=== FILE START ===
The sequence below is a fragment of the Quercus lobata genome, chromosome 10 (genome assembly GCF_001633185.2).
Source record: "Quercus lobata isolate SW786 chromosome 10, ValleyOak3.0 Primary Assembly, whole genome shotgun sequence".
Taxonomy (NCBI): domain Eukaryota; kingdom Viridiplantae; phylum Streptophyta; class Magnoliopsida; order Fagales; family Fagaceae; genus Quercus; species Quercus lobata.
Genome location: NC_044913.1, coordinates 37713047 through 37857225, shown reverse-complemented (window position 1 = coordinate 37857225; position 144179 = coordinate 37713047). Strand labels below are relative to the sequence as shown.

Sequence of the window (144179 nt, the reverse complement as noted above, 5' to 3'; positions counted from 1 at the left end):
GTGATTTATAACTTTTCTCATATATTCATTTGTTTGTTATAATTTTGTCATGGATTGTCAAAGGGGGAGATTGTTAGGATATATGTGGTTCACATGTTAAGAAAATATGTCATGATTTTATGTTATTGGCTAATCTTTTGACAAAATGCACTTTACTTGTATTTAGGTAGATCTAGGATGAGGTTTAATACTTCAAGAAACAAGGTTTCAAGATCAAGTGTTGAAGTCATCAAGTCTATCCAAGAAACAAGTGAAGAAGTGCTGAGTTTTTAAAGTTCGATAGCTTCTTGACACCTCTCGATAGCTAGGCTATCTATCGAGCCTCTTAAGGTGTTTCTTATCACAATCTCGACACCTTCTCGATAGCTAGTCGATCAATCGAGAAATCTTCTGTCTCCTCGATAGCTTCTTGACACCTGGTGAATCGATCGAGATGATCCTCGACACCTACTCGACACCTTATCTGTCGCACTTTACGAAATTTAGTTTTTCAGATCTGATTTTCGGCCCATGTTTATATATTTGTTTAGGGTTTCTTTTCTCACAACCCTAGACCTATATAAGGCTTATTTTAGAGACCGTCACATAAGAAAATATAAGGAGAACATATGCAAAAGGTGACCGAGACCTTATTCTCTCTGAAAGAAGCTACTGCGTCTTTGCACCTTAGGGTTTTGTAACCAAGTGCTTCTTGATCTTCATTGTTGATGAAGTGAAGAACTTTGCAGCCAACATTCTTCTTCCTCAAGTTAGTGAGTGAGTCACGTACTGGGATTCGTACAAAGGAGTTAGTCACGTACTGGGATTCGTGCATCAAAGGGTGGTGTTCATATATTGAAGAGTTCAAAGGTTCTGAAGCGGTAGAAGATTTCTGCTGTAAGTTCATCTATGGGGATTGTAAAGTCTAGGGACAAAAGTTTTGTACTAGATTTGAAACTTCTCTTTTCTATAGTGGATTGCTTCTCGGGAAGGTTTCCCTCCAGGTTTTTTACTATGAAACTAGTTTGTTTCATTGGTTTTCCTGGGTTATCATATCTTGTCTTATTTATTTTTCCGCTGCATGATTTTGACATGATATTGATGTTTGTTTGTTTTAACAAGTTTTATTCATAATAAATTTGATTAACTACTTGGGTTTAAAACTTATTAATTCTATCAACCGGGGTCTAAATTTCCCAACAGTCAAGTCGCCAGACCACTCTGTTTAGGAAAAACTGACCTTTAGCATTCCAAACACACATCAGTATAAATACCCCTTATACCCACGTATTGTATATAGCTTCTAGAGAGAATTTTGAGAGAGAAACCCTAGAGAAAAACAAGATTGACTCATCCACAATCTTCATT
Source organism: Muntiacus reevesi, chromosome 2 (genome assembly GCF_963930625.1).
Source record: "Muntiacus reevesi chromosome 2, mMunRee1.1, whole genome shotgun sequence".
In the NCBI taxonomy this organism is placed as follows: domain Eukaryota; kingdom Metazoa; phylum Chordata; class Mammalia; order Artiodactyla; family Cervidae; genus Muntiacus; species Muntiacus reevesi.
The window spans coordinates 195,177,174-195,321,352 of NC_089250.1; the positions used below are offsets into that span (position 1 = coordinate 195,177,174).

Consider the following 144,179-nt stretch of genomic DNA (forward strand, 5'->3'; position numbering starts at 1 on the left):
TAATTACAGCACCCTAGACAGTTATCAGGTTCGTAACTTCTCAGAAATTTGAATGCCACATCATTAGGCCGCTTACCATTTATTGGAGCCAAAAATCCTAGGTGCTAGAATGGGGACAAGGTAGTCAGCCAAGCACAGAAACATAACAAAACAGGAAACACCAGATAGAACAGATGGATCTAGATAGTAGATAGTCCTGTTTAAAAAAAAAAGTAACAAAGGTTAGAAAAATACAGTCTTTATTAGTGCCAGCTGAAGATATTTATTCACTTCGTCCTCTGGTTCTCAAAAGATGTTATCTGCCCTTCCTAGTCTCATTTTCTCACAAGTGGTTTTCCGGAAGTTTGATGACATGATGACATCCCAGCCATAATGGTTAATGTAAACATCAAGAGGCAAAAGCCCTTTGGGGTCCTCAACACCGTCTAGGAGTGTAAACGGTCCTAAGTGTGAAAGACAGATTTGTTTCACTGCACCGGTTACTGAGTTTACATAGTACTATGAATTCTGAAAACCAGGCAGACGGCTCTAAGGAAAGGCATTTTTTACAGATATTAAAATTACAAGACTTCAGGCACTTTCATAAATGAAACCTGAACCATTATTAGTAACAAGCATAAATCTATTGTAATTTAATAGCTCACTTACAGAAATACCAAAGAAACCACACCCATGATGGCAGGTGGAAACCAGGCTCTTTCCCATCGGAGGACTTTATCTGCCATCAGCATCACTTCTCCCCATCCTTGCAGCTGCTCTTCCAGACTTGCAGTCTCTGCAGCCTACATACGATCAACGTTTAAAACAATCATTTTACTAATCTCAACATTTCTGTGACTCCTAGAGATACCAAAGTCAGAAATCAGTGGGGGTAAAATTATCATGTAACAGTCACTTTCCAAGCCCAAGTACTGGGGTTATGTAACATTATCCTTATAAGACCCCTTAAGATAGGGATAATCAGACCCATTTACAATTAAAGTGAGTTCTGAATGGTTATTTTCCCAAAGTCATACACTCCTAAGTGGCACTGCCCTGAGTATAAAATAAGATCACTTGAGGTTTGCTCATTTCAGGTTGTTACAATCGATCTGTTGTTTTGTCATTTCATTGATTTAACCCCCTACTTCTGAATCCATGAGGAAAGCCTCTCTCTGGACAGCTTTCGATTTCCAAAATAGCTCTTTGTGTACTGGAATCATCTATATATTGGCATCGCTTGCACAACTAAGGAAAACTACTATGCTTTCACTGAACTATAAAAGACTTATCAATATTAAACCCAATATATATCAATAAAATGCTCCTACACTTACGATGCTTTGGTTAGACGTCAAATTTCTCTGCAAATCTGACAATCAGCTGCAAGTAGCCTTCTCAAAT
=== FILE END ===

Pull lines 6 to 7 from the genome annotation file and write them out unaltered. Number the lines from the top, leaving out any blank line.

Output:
GTGATTTATAACTTTTCTCATATATTCATTTGTTTGTTATAATTTTGTCATGGATTGTCAAAGGGGGAGATTGTTAGGATATATGTGGTTCACATGTTAAGAAAATATGTCATGATTTTATGTTATTGGCTAATCTTTTGACAAAATGCACTTTACTTGTATTTAGGTAGATCTAGGATGAGGTTTAATACTTCAAGAAACAAGGTTTCAAGATCAAGTGTTGAAGTCATCAAGTCTATCCAAGAAACAAGTGAAGAAGTGCTGAGTTTTTAAAGTTCGATAGCTTCTTGACACCTCTCGATAGCTAGGCTATCTATCGAGCCTCTTAAGGTGTTTCTTATCACAATCTCGACACCTTCTCGATAGCTAGTCGATCAATCGAGAAATCTTCTGTCTCCTCGATAGCTTCTTGACACCTGGTGAATCGATCGAGATGATCCTCGACACCTACTCGACACCTTATCTGTCGCACTTTACGAAATTTAGTTTTTCAGATCTGATTTTCGGCCCATGTTTATATATTTGTTTAGGGTTTCTTTTCTCACAACCCTAGACCTATATAAGGCTTATTTTAGAGACCGTCACATAAGAAAATATAAGGAGAACATATGCAAAAGGTGACCGAGACCTTATTCTCTCTGAAAGAAGCTACTGCGTCTTTGCACCTTAGGGTTTTGTAACCAAGTGCTTCTTGATCTTCATTGTTGATGAAGTGAAGAACTTTGCAGCCAACATTCTTCTTCCTCAAGTTAGTGAGTGAGTCACGTACTGGGATTCGTACAAAGGAGTTAGTCACGTACTGGGATTCGTGCATCAAAGGGTGGTGTTCATATATTGAAGAGTTCAAAGGTTCTGAAGCGGTAGAAGATTTCTGCTGTAAGTTCATCTATGGGGATTGTAAAGTCTAGGGACAAAAGTTTTGTACTAGATTTGAAACTTCTCTTTTCTATAGTGGATTGCTTCTCGGGAAGGTTTCCCTCCAGGTTTTTTACTATGAAACTAGTTTGTTTCATTGGTTTTCCTGGGTTATCATATCTTGTCTTATTTATTTTTCCGCTGCATGATTTTGACATGATATTGATGTTTGTTTGTTTTAACAAGTTTTATTCATAATAAATTTGATTAACTACTTGGGTTTAAAACTTATTAATTCTATCAACCGGGGTCTAAATTTCCCAACAGTCAAGTCGCCAGACCACTCTGTTTAGGAAAAACTGACCTTTAGCATTCCAAACACACATCAGTATAAATACCCCTTATACCCACGTATTGTATATAGCTTCTAGAGAGAATTTTGAGAGAGAAACCCTAGAGAAAAACAAGATTGACTCATCCACAATCTTCATT
Source organism: Muntiacus reevesi, chromosome 2 (genome assembly GCF_963930625.1).